Deter Insects Naturally With This Fast-Growing Garden Classic

Deter Insects Naturally With This Fast-Growing Garden Classic

Having your garden ruined by insects can be extremely frustrating. One eco-friendly way to protect your produce is to plant other plants nearby that may deter or distract the pests. While many flowers have been reported to be beneficial companion plants, one of the most popular is the nasturtium (Tropaeolum majus). Nasturtiums are not only easy to grow, making them suitable for even the worst gardener, but they also come in a variety of fun and vibrant colors and are even edible. Moreover, studies support the belief that nasturtiums can naturally discourage some pests from destroying your vegetables by acting as a trap crop. This means that they can effectively draw insects away from your more vulnerable plants.

Nasturtiums are great fast-growing flowers to add to your garden. Their blooms come in a range of colors from bold reds, yellows, and purples to softer pinks and peaches. However, their beauty goes beyond just the flowers. Nasturtiums also have distinctive round leaves that grow in a charming trailing habit. Although only a perennial in zones 9 through 11, nasturtiums grow well as annuals in most zones, as long as you plant them in well-draining soil after the last frost. While nasturtiums grow best in full sun, they can also tolerate part-shade, adding to their versatility in the garden.

The effectiveness of nasturtiums as a trap crop

vegetable garden with nasturtiums

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Nasturtiums are ideal companion plants for a variety of species, including brassicas like broccoli and cabbage. A 2010 study at Iowa State University found that cole crops had significantly less damage from cabbage worms and cabbage loopers when they were planted with nasturtiums. While the study did not speculate on why the nasturtiums were beneficial, they likely acted as a trap crop or a sacrificial plant that lured the cabbage worms and loopers away from the cole crops. Other plants like lettuce that are regularly damaged by cabbage loopers also showed less pest damage when they were grown near nasturtiums.

Impressively, the Iowa State University study also found that squash plants benefit as well from having nasturtiums as neighbors. Zucchini plants growing near nasturtiums showed less damage from squash bugs and striped cucumber beetles than those without nasturtiums nearby. It’s worth putting in the effort to get squash bugs out of your garden, as they don’t just damage your plants’ leaves but can also spread diseases like cucurbit yellow vine disease. It is also widely believed that nasturtiums can help with other pests like aphids and flea beetles by behaving as a trap crop as well. Therefore, placing this flower near any produce that may be affected by these common pests, including tomatoes, melons, cucumbers, beans, potatoes, peppers, and a wide variety of other plants, could keep your produce pest-free.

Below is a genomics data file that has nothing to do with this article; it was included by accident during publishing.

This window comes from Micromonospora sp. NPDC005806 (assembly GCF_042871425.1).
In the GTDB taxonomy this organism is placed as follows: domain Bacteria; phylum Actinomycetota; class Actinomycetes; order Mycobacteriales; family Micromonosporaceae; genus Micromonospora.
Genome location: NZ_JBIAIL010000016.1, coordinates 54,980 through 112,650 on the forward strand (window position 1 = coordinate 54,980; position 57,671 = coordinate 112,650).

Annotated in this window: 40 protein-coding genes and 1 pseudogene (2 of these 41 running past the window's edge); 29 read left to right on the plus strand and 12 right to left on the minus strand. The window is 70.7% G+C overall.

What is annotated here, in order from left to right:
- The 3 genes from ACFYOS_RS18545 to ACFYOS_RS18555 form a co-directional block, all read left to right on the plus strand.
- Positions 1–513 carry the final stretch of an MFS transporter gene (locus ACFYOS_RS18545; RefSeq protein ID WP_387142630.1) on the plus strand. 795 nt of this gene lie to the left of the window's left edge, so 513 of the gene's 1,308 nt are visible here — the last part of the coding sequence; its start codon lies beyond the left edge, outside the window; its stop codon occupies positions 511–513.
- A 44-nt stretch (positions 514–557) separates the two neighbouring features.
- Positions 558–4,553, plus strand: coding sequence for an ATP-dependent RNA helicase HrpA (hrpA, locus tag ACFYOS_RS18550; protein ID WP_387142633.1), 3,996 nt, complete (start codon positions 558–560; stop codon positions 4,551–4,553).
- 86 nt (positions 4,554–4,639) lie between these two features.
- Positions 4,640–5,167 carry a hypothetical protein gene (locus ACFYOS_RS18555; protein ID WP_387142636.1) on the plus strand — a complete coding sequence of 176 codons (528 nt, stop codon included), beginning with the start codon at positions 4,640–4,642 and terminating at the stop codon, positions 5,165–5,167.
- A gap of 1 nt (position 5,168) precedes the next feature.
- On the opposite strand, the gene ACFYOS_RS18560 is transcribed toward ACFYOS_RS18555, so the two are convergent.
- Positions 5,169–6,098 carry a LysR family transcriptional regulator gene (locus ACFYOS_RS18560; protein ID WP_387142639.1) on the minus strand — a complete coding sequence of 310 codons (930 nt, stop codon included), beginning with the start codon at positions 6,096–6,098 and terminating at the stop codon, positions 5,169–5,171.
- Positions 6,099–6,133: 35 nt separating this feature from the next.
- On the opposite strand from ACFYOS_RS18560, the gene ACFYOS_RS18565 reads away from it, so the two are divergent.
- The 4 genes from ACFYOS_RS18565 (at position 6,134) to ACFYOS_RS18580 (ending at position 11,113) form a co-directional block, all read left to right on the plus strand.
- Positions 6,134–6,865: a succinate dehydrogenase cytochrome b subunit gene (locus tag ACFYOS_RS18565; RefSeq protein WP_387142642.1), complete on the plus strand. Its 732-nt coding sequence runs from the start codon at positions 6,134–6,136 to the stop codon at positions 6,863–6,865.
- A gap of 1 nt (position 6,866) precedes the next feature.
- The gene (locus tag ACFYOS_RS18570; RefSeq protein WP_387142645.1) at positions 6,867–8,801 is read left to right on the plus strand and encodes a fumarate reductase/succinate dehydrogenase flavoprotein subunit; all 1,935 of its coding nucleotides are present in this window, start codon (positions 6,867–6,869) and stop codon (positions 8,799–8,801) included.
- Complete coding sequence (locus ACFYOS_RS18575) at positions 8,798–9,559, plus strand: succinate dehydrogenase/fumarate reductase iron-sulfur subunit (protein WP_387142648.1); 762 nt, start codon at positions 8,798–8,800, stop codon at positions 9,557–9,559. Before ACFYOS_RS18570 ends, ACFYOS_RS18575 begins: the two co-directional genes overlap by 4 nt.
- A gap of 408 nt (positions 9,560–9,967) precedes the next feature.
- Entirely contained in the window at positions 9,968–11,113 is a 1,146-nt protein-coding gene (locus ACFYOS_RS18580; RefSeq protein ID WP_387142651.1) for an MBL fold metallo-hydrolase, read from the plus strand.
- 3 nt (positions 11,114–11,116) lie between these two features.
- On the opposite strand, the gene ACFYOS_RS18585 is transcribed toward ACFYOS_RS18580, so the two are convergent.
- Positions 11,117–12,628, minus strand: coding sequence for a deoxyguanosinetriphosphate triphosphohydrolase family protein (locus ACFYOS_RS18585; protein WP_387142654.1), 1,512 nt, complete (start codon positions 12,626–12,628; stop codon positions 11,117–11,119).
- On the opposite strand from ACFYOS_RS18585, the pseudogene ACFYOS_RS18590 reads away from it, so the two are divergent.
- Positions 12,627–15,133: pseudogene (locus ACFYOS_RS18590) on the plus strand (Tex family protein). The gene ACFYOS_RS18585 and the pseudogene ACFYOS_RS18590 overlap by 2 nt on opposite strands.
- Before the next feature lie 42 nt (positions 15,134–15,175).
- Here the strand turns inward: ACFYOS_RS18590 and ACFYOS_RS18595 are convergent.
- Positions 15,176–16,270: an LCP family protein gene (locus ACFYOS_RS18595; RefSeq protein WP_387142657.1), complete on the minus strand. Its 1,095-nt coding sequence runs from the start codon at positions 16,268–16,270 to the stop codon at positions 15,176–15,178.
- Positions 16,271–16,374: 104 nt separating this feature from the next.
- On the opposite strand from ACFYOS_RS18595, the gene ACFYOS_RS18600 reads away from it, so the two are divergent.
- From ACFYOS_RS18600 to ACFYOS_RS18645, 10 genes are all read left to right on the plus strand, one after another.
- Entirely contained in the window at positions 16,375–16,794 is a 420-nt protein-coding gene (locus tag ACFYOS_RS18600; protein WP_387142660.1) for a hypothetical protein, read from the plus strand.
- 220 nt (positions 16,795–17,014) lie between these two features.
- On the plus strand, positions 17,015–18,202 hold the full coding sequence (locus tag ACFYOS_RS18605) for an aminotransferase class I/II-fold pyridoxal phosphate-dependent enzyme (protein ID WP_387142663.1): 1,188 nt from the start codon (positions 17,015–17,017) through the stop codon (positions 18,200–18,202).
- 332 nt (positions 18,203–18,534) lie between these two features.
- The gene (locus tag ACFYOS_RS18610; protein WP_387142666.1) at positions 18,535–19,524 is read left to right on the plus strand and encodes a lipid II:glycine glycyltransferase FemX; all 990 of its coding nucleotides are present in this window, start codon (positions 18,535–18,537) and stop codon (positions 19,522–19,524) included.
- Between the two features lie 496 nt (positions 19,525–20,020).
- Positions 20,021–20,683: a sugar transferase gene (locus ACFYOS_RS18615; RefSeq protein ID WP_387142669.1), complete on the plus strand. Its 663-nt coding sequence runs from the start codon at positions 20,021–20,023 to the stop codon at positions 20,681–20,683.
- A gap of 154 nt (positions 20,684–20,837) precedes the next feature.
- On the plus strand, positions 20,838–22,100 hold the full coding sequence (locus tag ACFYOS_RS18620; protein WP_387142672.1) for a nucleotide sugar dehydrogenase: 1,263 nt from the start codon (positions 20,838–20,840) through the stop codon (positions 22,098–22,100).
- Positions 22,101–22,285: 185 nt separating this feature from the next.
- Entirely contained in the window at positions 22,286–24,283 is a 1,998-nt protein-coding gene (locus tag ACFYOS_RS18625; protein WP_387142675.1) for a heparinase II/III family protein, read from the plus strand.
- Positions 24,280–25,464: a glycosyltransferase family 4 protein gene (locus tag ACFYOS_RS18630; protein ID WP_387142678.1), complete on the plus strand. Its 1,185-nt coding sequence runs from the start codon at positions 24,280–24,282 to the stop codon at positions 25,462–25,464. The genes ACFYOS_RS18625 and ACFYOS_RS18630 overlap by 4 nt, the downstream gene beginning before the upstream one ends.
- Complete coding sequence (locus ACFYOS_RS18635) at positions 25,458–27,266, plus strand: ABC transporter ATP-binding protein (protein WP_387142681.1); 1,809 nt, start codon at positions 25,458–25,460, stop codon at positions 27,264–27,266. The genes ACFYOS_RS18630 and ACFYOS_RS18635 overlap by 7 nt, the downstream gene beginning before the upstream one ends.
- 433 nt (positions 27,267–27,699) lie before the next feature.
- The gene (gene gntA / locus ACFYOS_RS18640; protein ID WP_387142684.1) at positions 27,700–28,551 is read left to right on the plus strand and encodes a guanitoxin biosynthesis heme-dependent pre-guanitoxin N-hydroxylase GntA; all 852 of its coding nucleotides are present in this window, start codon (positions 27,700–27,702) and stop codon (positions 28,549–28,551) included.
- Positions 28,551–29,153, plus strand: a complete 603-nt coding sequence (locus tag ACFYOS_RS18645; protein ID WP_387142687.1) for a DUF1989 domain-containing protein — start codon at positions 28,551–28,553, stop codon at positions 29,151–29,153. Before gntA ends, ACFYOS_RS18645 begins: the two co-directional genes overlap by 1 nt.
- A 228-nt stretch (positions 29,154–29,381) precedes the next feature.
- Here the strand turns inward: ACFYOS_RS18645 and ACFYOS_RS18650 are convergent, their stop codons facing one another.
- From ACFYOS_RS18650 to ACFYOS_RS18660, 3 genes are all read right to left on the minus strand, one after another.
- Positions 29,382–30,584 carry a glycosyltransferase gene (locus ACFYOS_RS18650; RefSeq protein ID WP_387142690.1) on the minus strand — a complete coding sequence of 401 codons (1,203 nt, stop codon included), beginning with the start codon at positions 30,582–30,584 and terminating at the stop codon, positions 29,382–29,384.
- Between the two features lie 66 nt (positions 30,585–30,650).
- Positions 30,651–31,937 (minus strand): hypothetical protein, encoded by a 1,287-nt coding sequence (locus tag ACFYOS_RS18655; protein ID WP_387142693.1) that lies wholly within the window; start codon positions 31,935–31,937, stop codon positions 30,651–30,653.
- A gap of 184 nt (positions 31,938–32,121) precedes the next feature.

How to use nasturtiums as a trap crop

mixed planting with nasturtiums

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When using nasturtiums as a trap crop, placing them around 8 to 12 feet away from the plants you are trying to protect is best. Ideally, the nasturtiums will lure pests to them and away from your more delicate crops. Starting your nasturtiums early is also a good idea, as some plants, like squash, can grow very fast. That way, your plants can mature together, and the nasturtiums can be beneficial for pest control. Further, remember that nasturtiums are considered invasive in some areas, so planting them in a container or a contained area may be best.

As the growing season goes on, your nasturtiums will likely show signs of pest damage. Depending on the severity of the damage and the type of insect, you may want to try blasting the bugs off with a hose or using a horticultural oil like neem oil so that your flowers can continue to lure pests away from your other plants throughout the rest of the season. If the nasturtiums become completely infested, then you may have to remove them from your garden to prevent the insects from spreading to your other crops. Try out different planting arrangements to take advantage of nasturtiums’ incredible power as a companion plant.

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Dr Heidi Parkes

By Dr Heidi Parkes

Senior Information Extension Officer QLD Dept of Agriculture & Fisheries.